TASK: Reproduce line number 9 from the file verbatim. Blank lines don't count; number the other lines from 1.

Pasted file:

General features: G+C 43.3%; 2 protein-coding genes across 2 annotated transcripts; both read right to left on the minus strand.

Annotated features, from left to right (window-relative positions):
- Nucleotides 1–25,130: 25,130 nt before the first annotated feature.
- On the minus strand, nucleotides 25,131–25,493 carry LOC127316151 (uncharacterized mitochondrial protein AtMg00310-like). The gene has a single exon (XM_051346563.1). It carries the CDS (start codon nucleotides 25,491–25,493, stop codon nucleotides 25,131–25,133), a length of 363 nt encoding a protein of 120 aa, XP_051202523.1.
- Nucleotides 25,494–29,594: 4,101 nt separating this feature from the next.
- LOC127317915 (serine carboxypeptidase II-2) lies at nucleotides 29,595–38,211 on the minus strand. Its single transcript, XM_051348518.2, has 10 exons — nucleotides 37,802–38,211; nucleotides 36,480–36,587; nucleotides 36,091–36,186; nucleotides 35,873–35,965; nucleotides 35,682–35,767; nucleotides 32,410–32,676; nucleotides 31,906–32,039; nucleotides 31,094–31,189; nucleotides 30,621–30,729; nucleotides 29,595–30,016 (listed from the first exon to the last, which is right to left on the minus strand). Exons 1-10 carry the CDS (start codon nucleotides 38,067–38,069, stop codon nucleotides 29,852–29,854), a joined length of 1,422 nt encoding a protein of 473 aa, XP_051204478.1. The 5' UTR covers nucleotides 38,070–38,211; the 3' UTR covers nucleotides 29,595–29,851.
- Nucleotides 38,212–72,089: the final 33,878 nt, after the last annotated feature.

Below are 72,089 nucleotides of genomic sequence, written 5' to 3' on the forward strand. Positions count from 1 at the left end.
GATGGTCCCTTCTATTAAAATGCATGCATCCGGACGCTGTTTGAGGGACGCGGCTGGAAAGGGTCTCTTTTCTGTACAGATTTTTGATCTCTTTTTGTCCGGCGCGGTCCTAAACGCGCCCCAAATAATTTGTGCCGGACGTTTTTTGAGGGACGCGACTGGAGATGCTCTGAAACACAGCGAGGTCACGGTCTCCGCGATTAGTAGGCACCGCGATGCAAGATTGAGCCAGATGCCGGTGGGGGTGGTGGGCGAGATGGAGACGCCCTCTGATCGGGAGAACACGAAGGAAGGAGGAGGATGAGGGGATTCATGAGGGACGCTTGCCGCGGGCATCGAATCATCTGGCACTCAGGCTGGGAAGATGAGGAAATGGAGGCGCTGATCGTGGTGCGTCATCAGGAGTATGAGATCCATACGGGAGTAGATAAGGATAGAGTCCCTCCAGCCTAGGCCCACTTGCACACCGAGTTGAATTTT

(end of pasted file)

GATGGTCCCTTCTATTAAAATGCATGCATCCGGACGCTGTTTGAGGGACGCGGCTGGAAAGGGTCTCTTTTCTGTACAGATTTTTGATCTCTTTTTGTCCGGCGCGGTCCTAAACGCGCCCCAAATAATTTGTGCCGGACGTTTTTTGAGGGACGCGACTGGAGATGCTCTGAAACACAGCGAGGTCACGGTCTCCGCGATTAGTAGGCACCGCGATGCAAGATTGAGCCAGATGCCGGTGGGGGTGGTGGGCGAGATGGAGACGCCCTCTGATCGGGAGAACACGAAGGAAGGAGGAGGATGAGGGGATTCATGAGGGACGCTTGCCGCGGGCATCGAATCATCTGGCACTCAGGCTGGGAAGATGAGGAAATGGAGGCGCTGATCGTGGTGCGTCATCAGGAGTATGAGATCCATACGGGAGTAGATAAGGATAGAGTCCCTCCAGCCTAGGCCCACTTGCACACCGAGTTGAATTTT